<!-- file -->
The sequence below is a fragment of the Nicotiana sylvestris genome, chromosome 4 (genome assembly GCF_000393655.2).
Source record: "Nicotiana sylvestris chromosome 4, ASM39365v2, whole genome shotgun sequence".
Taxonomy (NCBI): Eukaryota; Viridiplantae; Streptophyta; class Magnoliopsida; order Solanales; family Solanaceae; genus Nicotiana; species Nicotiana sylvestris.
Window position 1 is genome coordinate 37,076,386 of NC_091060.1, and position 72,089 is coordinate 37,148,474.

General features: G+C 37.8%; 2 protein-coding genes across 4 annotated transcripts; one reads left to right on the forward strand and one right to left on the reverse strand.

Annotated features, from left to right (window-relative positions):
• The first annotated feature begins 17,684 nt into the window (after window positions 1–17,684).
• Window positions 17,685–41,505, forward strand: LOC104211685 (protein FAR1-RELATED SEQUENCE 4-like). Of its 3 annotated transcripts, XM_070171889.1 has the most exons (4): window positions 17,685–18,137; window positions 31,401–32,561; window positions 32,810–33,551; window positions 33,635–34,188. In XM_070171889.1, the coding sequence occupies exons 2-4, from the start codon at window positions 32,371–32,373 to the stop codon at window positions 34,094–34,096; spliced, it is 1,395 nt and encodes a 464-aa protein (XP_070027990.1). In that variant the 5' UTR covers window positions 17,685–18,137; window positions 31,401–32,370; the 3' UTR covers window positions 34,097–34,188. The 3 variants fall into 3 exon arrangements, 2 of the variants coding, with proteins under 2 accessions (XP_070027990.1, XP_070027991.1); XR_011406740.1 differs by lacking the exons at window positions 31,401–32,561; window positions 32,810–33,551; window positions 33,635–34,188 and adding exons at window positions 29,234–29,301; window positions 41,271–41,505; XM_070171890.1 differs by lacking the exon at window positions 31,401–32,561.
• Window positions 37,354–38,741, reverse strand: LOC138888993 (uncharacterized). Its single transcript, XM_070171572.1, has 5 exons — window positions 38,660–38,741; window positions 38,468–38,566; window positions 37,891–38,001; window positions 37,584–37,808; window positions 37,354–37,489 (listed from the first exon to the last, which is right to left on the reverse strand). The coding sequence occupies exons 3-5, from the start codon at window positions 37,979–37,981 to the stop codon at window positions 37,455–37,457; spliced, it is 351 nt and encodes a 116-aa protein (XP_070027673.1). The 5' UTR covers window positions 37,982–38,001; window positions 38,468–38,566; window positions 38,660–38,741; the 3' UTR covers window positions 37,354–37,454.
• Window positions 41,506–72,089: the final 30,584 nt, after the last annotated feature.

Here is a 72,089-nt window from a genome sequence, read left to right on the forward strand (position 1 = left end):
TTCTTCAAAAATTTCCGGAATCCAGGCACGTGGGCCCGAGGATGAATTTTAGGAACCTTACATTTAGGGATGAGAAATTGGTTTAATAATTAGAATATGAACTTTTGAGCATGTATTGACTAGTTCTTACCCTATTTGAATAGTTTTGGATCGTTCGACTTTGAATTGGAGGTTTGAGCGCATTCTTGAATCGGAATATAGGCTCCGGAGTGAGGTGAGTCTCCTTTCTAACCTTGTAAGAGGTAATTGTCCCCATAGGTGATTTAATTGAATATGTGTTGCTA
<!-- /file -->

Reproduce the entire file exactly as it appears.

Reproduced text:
The sequence below is a fragment of the Nicotiana sylvestris genome, chromosome 4 (genome assembly GCF_000393655.2).
Source record: "Nicotiana sylvestris chromosome 4, ASM39365v2, whole genome shotgun sequence".
Taxonomy (NCBI): Eukaryota; Viridiplantae; Streptophyta; class Magnoliopsida; order Solanales; family Solanaceae; genus Nicotiana; species Nicotiana sylvestris.
Window position 1 is genome coordinate 37,076,386 of NC_091060.1, and position 72,089 is coordinate 37,148,474.

General features: G+C 37.8%; 2 protein-coding genes across 4 annotated transcripts; one reads left to right on the forward strand and one right to left on the reverse strand.

Annotated features, from left to right (window-relative positions):
• The first annotated feature begins 17,684 nt into the window (after window positions 1–17,684).
• Window positions 17,685–41,505, forward strand: LOC104211685 (protein FAR1-RELATED SEQUENCE 4-like). Of its 3 annotated transcripts, XM_070171889.1 has the most exons (4): window positions 17,685–18,137; window positions 31,401–32,561; window positions 32,810–33,551; window positions 33,635–34,188. In XM_070171889.1, the coding sequence occupies exons 2-4, from the start codon at window positions 32,371–32,373 to the stop codon at window positions 34,094–34,096; spliced, it is 1,395 nt and encodes a 464-aa protein (XP_070027990.1). In that variant the 5' UTR covers window positions 17,685–18,137; window positions 31,401–32,370; the 3' UTR covers window positions 34,097–34,188. The 3 variants fall into 3 exon arrangements, 2 of the variants coding, with proteins under 2 accessions (XP_070027990.1, XP_070027991.1); XR_011406740.1 differs by lacking the exons at window positions 31,401–32,561; window positions 32,810–33,551; window positions 33,635–34,188 and adding exons at window positions 29,234–29,301; window positions 41,271–41,505; XM_070171890.1 differs by lacking the exon at window positions 31,401–32,561.
• Window positions 37,354–38,741, reverse strand: LOC138888993 (uncharacterized). Its single transcript, XM_070171572.1, has 5 exons — window positions 38,660–38,741; window positions 38,468–38,566; window positions 37,891–38,001; window positions 37,584–37,808; window positions 37,354–37,489 (listed from the first exon to the last, which is right to left on the reverse strand). The coding sequence occupies exons 3-5, from the start codon at window positions 37,979–37,981 to the stop codon at window positions 37,455–37,457; spliced, it is 351 nt and encodes a 116-aa protein (XP_070027673.1). The 5' UTR covers window positions 37,982–38,001; window positions 38,468–38,566; window positions 38,660–38,741; the 3' UTR covers window positions 37,354–37,454.
• Window positions 41,506–72,089: the final 30,584 nt, after the last annotated feature.

Here is a 72,089-nt window from a genome sequence, read left to right on the forward strand (position 1 = left end):
TTCTTCAAAAATTTCCGGAATCCAGGCACGTGGGCCCGAGGATGAATTTTAGGAACCTTACATTTAGGGATGAGAAATTGGTTTAATAATTAGAATATGAACTTTTGAGCATGTATTGACTAGTTCTTACCCTATTTGAATAGTTTTGGATCGTTCGACTTTGAATTGGAGGTTTGAGCGCATTCTTGAATCGGAATATAGGCTCCGGAGTGAGGTGAGTCTCCTTTCTAACCTTGTAAGAGGTAATTGTCCCCATAGGTGATTTAATTGAATATGTGTTGCTA